Libby Gruner is an English professor at mid-career who started her family in graduate school. She lives in Richmond with her husband and two children, whose 7-year age gap means that she will be the parent of a teenager for quite a while yet.
Most Recent Articles
April 16, 2012
Academics are some of the best complainers I know. In my field of English, I explain our penchant for complaining by saying that we are, after all, critics — and we can always find something to criticize. But it may be an occupational hazard for all academics — we spend an awful lot of our time, after all, grading, reviewing, and measuring, and things are bound to fall short more often than not. So we complain.
April 9, 2012
Last week I wrote about my day, as part of the larger #dayofhighered project of documenting what we academics do. When I left off, I still had about four hours of work to do, and I figured I’d be able to do it in the evening, after dinner.
April 2, 2012
To be honest, I forgot about it. Forgot that Lee Bessette, Aeron Haynie, and others had reminded me that today was to be the #dayofhighered, the day we recorded our activities to counter the canards promulgated most recently by David C. Levy, but prevalent “out there in the world,” that professors work short hours for high wages.
March 26, 2012
I’ve spent the last couple of weeks trying to think about my relationship to technology in a very focused way: what is it for? Which applications enable my work, and which get in the way? Why do I check e-mail so often, anyway?
March 19, 2012
I walked into class last Wednesday and my students looked spent. They’d only been back from break two days, but it might as well have been two weeks. They were working on a paper for me, and it showed. They were exhausted, and in their exhaustion, losing focus.
March 12, 2012
I enjoyed Afshan Jafar’s piece a couple of weeks back about parallels between parenting and professing in the early years, and I imagine I’m not the only mid-career academic/parent of a teenager who was tempted to write the next chapter.
March 5, 2012
Today is the first day of my spring break. The day began at 5:45 am with a call from the local school system to tell us that there would be a 2-hour delay in school opening due to “predicted inclement weather.” I put the phone down, told my husband what was up, and tried to overcome the adrenaline that an early-morning phone call always elicits and get back to sleep—then realized that the call had come from my son’s former school system, not the one he’s in now. I was pretty fully awake by then, so I got up to check on his school—and saw the snow falling in large, lazy flakes, blanketing the cars but not, as far as I could see, the roads.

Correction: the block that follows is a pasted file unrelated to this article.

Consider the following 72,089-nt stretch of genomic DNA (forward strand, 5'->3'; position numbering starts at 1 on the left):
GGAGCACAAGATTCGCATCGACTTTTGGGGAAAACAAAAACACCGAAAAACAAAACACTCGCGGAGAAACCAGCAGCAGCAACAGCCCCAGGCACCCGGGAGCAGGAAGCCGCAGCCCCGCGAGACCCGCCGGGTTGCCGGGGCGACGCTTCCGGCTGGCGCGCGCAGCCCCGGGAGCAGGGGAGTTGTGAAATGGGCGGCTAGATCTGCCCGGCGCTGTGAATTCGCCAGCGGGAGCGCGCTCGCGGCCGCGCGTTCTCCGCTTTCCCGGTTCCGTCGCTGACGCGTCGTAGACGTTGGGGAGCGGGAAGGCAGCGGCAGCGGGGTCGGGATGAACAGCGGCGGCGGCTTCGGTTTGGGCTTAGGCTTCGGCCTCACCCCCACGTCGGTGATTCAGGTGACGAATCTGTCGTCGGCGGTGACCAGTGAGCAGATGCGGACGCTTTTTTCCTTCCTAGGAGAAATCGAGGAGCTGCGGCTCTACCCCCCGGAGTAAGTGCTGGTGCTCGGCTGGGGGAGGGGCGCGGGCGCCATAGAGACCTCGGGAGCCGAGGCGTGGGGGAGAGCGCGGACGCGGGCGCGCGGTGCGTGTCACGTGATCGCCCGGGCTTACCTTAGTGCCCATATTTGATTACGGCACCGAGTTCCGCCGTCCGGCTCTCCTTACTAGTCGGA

February 27, 2012
Since I took last week off from blogging I’ve got several topics rattling around my head that are a bit unformed, and certainly disconnected from each other. Here they are, my short takes from the past few weeks. Stay tuned; I may develop these further in upcoming posts.
February 13, 2012
Dean Dad’s Monday blog post, titled “Raising Arizona,” deals with two bills currently being debated in the Arizona legislature that could have chilling effects on higher education. The state is already dealing with at least one issue regarding K-12 education that those of us in higher ed would also do well to pay attention to.
February 6, 2012
A reader emailed recently to alert me to the publication of a new study of working mothers, in the journal Gender and Society. (An aside: I hate the term “working mothers,” as I think it devalues the actual work of mothering. I’ll try to find other ways to say it as I write about the study, but to date I haven’t found a good substitute.) The findings didn’t really surprise me, but they were confirmatory: most working mothers, single or married, find value, fulfillment, and meaning in paid work outside the home.